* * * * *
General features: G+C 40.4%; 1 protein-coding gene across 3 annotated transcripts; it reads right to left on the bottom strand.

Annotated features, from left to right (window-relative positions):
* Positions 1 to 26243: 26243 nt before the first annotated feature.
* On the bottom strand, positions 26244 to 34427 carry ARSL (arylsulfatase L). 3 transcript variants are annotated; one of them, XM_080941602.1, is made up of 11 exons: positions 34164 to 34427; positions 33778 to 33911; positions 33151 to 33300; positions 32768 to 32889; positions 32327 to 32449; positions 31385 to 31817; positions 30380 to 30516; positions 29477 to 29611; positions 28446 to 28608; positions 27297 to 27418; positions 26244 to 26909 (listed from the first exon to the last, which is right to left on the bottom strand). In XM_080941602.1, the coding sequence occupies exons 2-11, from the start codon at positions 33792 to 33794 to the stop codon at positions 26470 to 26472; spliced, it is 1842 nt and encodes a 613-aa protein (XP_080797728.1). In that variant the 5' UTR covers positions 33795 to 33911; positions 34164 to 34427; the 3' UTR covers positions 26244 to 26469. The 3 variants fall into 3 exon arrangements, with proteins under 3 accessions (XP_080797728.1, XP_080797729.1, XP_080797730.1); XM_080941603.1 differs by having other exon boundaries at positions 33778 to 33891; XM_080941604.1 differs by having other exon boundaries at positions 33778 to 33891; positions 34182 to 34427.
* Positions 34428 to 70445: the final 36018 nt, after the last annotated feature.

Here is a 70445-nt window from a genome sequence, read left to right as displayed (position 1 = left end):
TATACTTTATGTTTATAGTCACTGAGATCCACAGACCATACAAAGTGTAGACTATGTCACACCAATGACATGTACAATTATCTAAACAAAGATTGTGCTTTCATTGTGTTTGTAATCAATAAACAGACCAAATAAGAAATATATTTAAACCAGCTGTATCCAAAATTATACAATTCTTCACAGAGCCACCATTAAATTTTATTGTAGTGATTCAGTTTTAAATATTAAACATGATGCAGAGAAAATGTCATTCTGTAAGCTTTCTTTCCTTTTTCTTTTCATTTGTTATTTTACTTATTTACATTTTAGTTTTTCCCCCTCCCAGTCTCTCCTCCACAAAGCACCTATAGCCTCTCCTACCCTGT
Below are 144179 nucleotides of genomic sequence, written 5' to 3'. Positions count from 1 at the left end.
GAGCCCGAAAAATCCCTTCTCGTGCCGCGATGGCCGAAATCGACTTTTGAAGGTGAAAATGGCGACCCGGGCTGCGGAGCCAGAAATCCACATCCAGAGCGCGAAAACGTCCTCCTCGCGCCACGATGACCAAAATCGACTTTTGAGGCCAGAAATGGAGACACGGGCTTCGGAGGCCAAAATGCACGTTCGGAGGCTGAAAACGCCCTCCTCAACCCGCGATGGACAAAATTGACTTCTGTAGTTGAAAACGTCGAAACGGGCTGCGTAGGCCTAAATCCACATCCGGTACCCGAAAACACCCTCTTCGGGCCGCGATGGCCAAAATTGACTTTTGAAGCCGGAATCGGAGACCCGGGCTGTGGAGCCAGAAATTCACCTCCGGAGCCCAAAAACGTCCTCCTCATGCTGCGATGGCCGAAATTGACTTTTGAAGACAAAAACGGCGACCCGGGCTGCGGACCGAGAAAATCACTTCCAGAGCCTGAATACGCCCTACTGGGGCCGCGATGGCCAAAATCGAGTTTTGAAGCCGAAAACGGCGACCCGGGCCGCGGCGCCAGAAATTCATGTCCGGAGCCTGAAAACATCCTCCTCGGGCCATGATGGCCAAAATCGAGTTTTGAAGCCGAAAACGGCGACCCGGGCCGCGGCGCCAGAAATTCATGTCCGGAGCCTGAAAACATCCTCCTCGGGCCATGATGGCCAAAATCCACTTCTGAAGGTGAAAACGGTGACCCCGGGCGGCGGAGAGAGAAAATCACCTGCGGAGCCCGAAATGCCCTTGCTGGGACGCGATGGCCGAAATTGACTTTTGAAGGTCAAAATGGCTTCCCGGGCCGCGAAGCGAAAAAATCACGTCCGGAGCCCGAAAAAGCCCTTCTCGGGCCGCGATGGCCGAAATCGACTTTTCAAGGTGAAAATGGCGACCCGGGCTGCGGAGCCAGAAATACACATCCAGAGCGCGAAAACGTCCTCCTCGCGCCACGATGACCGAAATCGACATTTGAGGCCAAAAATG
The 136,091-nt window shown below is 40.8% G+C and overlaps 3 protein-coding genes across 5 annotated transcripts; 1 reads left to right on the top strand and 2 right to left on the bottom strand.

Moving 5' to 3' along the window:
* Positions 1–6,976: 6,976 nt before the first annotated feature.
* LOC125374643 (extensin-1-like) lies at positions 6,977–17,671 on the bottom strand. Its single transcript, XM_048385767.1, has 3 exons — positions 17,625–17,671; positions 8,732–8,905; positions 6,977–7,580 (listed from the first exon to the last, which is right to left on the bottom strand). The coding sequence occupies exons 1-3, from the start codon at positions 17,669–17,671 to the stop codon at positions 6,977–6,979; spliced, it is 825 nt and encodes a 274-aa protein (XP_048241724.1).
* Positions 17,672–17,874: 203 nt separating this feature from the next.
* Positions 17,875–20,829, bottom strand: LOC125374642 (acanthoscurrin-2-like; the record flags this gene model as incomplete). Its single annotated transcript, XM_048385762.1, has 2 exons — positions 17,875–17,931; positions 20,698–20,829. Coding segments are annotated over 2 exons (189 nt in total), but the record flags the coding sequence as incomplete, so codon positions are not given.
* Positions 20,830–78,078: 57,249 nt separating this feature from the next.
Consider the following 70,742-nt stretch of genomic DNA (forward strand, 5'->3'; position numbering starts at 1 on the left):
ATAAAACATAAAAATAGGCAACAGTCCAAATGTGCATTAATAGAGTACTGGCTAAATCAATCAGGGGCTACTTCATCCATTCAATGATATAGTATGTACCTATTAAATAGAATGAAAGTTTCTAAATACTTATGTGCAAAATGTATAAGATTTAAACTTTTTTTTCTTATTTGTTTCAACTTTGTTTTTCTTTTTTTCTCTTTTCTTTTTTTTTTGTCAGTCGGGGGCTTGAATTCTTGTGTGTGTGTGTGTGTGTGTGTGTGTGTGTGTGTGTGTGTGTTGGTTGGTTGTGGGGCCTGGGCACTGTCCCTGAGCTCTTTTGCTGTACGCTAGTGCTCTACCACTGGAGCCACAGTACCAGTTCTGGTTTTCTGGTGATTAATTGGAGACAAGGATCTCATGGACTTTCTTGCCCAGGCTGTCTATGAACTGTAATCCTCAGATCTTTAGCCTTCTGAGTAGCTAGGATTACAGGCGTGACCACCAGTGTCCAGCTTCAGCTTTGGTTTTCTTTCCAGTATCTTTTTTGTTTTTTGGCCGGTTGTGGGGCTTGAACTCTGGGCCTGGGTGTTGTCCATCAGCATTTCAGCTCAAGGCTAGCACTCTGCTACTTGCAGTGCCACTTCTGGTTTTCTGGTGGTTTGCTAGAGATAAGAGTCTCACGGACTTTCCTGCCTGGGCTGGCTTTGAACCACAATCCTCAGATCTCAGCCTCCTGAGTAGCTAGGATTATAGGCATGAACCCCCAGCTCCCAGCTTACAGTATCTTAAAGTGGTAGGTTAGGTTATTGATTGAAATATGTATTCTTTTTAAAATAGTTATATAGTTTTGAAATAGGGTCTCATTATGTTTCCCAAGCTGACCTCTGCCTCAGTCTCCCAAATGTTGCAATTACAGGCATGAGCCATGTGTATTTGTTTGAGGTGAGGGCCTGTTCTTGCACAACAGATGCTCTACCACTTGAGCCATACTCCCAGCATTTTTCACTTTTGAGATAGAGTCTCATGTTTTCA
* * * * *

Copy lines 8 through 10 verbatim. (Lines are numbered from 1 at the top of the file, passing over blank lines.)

Below are 144179 nucleotides of genomic sequence, written 5' to 3'. Positions count from 1 at the left end.
GAGCCCGAAAAATCCCTTCTCGTGCCGCGATGGCCGAAATCGACTTTTGAAGGTGAAAATGGCGACCCGGGCTGCGGAGCCAGAAATCCACATCCAGAGCGCGAAAACGTCCTCCTCGCGCCACGATGACCAAAATCGACTTTTGAGGCCAGAAATGGAGACACGGGCTTCGGAGGCCAAAATGCACGTTCGGAGGCTGAAAACGCCCTCCTCAACCCGCGATGGACAAAATTGACTTCTGTAGTTGAAAACGTCGAAACGGGCTGCGTAGGCCTAAATCCACATCCGGTACCCGAAAACACCCTCTTCGGGCCGCGATGGCCAAAATTGACTTTTGAAGCCGGAATCGGAGACCCGGGCTGTGGAGCCAGAAATTCACCTCCGGAGCCCAAAAACGTCCTCCTCATGCTGCGATGGCCGAAATTGACTTTTGAAGACAAAAACGGCGACCCGGGCTGCGGACCGAGAAAATCACTTCCAGAGCCTGAATACGCCCTACTGGGGCCGCGATGGCCAAAATCGAGTTTTGAAGCCGAAAACGGCGACCCGGGCCGCGGCGCCAGAAATTCATGTCCGGAGCCTGAAAACATCCTCCTCGGGCCATGATGGCCAAAATCGAGTTTTGAAGCCGAAAACGGCGACCCGGGCCGCGGCGCCAGAAATTCATGTCCGGAGCCTGAAAACATCCTCCTCGGGCCATGATGGCCAAAATCCACTTCTGAAGGTGAAAACGGTGACCCCGGGCGGCGGAGAGAGAAAATCACCTGCGGAGCCCGAAATGCCCTTGCTGGGACGCGATGGCCGAAATTGACTTTTGAAGGTCAAAATGGCTTCCCGGGCCGCGAAGCGAAAAAATCACGTCCGGAGCCCGAAAAAGCCCTTCTCGGGCCGCGATGGCCGAAATCGACTTTTCAAGGTGAAAATGGCGACCCGGGCTGCGGAGCCAGAAATACACATCCAGAGCGCGAAAACGTCCTCCTCGCGCCACGATGACCGAAATCGACATTTGAGGCCAAAAATG
The 136,091-nt window shown below is 40.8% G+C and overlaps 3 protein-coding genes across 5 annotated transcripts; 1 reads left to right on the top strand and 2 right to left on the bottom strand.